Home > Healthy Church Network, Healthy Church Network blog > Your Organization May Be Plateaued If… (Part 5)

Your Organization May Be Plateaued If… (Part 5)

You or your organization may be plateaued…

  1. If you say “no” more easily than you say “yes.”

Organizations on the rise are always looking for ways to climb higher. Organizations that are plateaued think differently. Most will either look for ways to solidify the height they have climbed or be certain that no decision will precipitate a descent. This shift of thinking is at the very core of their plateaued reality.

One of the necessary elements of a growing organization is the management activity that must grow alongside it. This is the skeletal framework that provides for infrastructure and has the potential to allow continued growth. Unfortunately, when forward movement slows, management typically doesn’t. In fact, management processes can very quickly assume the driver’s seat and take the reins. And when this happens, the wrong people are now leading.

In such a place, “no” becomes an easier answer than “yes.” You see, managerial types are motivated by getting their worlds organized and under control. Management means “manage” and more change doesn’t respond to such an agenda. “Let’s solidify where we are…” becomes the internal mantra. So systems and processes lock in their places and are guarded by these friends who are most at ease when they can manage their loads.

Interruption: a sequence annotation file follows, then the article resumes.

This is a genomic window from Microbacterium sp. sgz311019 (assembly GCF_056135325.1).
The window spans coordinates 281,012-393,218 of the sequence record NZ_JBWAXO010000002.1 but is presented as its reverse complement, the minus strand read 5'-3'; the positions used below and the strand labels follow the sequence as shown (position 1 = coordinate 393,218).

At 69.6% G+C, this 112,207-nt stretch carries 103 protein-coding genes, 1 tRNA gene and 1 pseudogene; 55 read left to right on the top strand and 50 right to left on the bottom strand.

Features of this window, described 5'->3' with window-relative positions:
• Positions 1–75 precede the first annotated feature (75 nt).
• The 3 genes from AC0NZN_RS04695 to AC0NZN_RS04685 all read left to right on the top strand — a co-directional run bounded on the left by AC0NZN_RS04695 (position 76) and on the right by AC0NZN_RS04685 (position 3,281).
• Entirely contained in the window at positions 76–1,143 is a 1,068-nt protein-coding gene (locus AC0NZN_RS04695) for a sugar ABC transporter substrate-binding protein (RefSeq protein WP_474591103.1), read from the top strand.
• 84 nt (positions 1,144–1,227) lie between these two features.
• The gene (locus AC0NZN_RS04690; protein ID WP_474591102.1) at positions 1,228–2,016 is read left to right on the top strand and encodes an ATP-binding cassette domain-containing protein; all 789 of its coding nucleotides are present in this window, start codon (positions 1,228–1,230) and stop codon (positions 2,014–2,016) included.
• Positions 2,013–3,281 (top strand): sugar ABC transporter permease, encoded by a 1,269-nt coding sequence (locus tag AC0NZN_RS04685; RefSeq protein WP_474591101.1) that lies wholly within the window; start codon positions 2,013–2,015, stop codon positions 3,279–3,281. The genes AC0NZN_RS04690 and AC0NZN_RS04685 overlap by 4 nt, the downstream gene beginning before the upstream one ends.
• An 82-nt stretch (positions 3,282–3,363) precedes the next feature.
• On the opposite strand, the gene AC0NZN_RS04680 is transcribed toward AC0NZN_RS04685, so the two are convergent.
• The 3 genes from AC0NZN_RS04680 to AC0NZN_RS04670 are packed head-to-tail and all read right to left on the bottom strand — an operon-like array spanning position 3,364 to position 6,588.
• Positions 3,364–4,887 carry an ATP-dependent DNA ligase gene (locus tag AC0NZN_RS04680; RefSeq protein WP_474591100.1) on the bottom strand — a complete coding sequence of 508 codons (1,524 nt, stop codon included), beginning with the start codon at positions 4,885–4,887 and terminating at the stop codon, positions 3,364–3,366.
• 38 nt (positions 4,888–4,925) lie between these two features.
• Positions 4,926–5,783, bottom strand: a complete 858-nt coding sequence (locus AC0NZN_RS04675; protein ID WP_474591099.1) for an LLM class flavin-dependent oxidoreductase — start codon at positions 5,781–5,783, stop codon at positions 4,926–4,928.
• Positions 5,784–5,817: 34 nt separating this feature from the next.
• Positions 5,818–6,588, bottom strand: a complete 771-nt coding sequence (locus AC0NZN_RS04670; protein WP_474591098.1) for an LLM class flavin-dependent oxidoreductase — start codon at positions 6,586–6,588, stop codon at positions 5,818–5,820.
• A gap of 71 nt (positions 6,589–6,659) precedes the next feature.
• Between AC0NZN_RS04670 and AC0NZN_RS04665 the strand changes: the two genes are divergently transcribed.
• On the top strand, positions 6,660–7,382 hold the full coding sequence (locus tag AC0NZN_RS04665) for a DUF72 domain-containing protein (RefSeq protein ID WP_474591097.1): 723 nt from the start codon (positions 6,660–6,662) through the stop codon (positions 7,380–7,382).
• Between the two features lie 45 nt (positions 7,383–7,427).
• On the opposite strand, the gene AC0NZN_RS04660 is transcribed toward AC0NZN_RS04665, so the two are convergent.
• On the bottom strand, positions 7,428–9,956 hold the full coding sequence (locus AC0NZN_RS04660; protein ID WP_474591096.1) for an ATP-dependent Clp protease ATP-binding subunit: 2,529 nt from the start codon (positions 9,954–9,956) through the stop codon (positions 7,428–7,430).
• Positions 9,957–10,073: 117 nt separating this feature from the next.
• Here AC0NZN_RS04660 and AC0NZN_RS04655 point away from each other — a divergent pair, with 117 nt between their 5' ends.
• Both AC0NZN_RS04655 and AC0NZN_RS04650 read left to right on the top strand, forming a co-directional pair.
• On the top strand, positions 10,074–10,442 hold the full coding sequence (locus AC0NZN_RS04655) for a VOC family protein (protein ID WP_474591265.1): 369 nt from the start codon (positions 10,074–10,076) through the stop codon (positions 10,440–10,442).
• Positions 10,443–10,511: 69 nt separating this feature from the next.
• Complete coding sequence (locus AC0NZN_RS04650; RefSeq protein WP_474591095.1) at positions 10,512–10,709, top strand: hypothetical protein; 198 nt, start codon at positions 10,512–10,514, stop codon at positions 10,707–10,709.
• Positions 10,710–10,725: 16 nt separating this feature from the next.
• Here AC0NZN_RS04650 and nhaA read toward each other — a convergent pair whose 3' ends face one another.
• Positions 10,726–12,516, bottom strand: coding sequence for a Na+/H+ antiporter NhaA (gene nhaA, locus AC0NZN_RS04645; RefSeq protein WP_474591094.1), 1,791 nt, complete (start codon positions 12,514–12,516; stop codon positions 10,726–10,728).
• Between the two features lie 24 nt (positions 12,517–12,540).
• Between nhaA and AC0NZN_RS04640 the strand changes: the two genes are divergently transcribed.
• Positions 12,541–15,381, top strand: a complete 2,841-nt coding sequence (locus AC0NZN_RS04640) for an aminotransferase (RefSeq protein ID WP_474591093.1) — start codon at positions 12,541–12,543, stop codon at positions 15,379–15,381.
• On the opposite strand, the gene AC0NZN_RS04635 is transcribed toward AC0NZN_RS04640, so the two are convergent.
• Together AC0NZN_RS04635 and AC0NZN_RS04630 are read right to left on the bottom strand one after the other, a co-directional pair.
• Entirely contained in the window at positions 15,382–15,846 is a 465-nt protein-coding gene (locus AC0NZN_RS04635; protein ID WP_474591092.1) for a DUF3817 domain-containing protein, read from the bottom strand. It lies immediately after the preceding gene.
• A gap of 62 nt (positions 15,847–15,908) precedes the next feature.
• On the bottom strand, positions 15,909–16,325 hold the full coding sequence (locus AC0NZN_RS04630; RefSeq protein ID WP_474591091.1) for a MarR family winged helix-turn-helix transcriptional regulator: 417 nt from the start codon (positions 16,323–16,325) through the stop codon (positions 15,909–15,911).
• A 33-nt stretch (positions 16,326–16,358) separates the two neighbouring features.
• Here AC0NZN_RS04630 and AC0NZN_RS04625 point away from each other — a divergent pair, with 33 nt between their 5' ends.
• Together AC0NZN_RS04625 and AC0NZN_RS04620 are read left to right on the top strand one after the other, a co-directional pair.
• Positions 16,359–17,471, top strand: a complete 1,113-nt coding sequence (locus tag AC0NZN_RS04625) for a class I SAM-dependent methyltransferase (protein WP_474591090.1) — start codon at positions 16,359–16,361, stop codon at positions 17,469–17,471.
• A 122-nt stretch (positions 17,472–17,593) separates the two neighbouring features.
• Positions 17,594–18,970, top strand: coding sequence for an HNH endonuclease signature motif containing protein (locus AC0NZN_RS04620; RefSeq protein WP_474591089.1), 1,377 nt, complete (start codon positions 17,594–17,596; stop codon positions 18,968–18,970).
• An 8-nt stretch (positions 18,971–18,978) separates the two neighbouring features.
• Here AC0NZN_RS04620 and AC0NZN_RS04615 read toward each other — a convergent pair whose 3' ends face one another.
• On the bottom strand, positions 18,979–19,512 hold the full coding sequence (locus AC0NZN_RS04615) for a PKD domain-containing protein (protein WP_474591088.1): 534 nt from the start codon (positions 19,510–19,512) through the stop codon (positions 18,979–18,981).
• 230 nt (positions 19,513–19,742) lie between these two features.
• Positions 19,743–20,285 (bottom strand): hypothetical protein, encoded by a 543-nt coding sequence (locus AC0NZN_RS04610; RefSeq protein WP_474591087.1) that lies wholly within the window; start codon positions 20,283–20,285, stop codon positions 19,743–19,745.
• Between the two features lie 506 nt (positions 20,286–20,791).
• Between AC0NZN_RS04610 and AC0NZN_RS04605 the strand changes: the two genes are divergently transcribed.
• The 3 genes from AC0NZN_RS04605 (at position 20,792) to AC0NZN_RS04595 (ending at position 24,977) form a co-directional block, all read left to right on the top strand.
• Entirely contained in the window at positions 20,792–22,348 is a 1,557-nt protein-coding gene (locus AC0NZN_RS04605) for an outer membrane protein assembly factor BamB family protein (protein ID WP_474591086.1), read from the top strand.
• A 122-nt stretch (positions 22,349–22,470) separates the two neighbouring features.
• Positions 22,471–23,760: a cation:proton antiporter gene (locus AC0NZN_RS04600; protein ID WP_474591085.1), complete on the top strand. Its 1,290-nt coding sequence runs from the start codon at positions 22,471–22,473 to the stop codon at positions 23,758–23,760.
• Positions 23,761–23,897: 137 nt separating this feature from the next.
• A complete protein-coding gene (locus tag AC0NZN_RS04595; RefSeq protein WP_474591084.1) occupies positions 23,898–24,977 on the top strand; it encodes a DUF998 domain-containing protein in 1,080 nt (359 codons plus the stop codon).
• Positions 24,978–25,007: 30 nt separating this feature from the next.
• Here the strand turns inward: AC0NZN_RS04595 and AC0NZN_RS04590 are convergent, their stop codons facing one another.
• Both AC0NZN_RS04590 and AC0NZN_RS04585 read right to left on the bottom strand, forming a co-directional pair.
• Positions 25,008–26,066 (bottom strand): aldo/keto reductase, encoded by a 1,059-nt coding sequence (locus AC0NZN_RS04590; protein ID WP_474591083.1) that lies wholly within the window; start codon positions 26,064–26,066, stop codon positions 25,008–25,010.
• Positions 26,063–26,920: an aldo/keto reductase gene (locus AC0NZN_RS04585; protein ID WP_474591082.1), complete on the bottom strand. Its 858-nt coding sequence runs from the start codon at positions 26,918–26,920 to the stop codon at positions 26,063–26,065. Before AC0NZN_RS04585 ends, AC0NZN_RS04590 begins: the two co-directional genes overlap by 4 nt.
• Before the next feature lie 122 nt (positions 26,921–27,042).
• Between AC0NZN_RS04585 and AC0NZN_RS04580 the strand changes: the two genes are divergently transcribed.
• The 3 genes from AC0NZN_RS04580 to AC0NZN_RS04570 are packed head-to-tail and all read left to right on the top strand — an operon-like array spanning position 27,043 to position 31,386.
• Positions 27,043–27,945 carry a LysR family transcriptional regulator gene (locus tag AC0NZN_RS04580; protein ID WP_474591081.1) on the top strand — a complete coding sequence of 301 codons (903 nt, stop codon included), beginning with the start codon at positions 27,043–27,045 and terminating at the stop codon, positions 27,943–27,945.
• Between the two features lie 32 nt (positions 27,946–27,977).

Among the first evidences of this shift is a “protectionism” of what we have done to reach the current pinnacle. Rather than seeking new ways to climb higher, it’s the path we’ve walked that must be guarded, even if that path has reached its zenith. Now, guarding the values that have led us this far is important, but it is also the trap that locks us into existing levels. Without vision, values don’t serve us as well. They are intended as the guides for the climb, but can become our prison at the rest stop.

Only vision and the new people or new ideas it generates can drive us forward.

Having worked with many plateaued organizations, I can say from much experience that “no” is more common than “yes” when new approaches are offered. Why we can’t do something is clearer to managerial types. For them, it is much more difficult to figure out how to integrate new ideas and directions into the world they are trying to get under control. So…committees make decisions, additional organizational layers are added for supposed efficiency, and ultimately the path for a new idea becomes blocked with numerous boulders.

Ask yourself, “How easy is it for us to engage a new idea or a new direction?” Or maybe ask, “why don’t new ideas get implemented easily in our organization?” When other similar organizations are finding a path forward, we need to grapple with why our team can never find their way to similar choices. Usually, it’s because “no” or the reasons we can’t are right at our fingertips.

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